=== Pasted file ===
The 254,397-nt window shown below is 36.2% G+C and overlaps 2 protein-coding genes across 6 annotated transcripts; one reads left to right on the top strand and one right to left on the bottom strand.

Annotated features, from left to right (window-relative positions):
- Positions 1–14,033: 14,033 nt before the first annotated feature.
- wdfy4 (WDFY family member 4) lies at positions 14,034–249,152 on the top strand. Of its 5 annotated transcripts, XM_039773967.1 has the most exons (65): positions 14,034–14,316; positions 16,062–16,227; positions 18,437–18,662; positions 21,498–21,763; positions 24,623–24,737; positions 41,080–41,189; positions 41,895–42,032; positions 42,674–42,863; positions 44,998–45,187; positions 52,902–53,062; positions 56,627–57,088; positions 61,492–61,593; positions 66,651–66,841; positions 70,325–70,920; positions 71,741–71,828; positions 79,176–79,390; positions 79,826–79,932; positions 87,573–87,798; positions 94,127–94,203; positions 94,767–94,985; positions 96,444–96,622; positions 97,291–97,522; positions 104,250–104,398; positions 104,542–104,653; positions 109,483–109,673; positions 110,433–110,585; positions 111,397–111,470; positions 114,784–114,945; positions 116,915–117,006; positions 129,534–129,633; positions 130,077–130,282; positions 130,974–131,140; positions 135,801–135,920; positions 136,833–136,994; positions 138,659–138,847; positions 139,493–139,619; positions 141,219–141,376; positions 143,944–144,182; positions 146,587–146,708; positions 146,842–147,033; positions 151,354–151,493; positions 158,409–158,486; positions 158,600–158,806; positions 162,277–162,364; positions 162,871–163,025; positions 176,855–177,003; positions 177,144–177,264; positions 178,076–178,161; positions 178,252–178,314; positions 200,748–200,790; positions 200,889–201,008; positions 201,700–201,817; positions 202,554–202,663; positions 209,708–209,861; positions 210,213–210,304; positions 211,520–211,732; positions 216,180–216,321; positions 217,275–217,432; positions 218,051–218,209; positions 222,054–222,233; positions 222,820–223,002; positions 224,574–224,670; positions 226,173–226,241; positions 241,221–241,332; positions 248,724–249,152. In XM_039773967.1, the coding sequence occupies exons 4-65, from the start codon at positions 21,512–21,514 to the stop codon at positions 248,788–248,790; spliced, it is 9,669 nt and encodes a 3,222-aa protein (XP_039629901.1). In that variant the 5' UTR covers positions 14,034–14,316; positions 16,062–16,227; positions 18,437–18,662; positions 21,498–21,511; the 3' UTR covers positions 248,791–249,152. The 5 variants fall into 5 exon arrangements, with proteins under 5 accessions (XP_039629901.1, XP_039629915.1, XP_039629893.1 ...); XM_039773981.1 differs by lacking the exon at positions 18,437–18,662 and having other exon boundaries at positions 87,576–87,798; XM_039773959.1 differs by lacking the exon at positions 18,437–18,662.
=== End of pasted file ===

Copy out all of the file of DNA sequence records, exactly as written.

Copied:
The 254,397-nt window shown below is 36.2% G+C and overlaps 2 protein-coding genes across 6 annotated transcripts; one reads left to right on the top strand and one right to left on the bottom strand.

Annotated features, from left to right (window-relative positions):
- Positions 1–14,033: 14,033 nt before the first annotated feature.
- wdfy4 (WDFY family member 4) lies at positions 14,034–249,152 on the top strand. Of its 5 annotated transcripts, XM_039773967.1 has the most exons (65): positions 14,034–14,316; positions 16,062–16,227; positions 18,437–18,662; positions 21,498–21,763; positions 24,623–24,737; positions 41,080–41,189; positions 41,895–42,032; positions 42,674–42,863; positions 44,998–45,187; positions 52,902–53,062; positions 56,627–57,088; positions 61,492–61,593; positions 66,651–66,841; positions 70,325–70,920; positions 71,741–71,828; positions 79,176–79,390; positions 79,826–79,932; positions 87,573–87,798; positions 94,127–94,203; positions 94,767–94,985; positions 96,444–96,622; positions 97,291–97,522; positions 104,250–104,398; positions 104,542–104,653; positions 109,483–109,673; positions 110,433–110,585; positions 111,397–111,470; positions 114,784–114,945; positions 116,915–117,006; positions 129,534–129,633; positions 130,077–130,282; positions 130,974–131,140; positions 135,801–135,920; positions 136,833–136,994; positions 138,659–138,847; positions 139,493–139,619; positions 141,219–141,376; positions 143,944–144,182; positions 146,587–146,708; positions 146,842–147,033; positions 151,354–151,493; positions 158,409–158,486; positions 158,600–158,806; positions 162,277–162,364; positions 162,871–163,025; positions 176,855–177,003; positions 177,144–177,264; positions 178,076–178,161; positions 178,252–178,314; positions 200,748–200,790; positions 200,889–201,008; positions 201,700–201,817; positions 202,554–202,663; positions 209,708–209,861; positions 210,213–210,304; positions 211,520–211,732; positions 216,180–216,321; positions 217,275–217,432; positions 218,051–218,209; positions 222,054–222,233; positions 222,820–223,002; positions 224,574–224,670; positions 226,173–226,241; positions 241,221–241,332; positions 248,724–249,152. In XM_039773967.1, the coding sequence occupies exons 4-65, from the start codon at positions 21,512–21,514 to the stop codon at positions 248,788–248,790; spliced, it is 9,669 nt and encodes a 3,222-aa protein (XP_039629901.1). In that variant the 5' UTR covers positions 14,034–14,316; positions 16,062–16,227; positions 18,437–18,662; positions 21,498–21,511; the 3' UTR covers positions 248,791–249,152. The 5 variants fall into 5 exon arrangements, with proteins under 5 accessions (XP_039629901.1, XP_039629915.1, XP_039629893.1 ...); XM_039773981.1 differs by lacking the exon at positions 18,437–18,662 and having other exon boundaries at positions 87,576–87,798; XM_039773959.1 differs by lacking the exon at positions 18,437–18,662.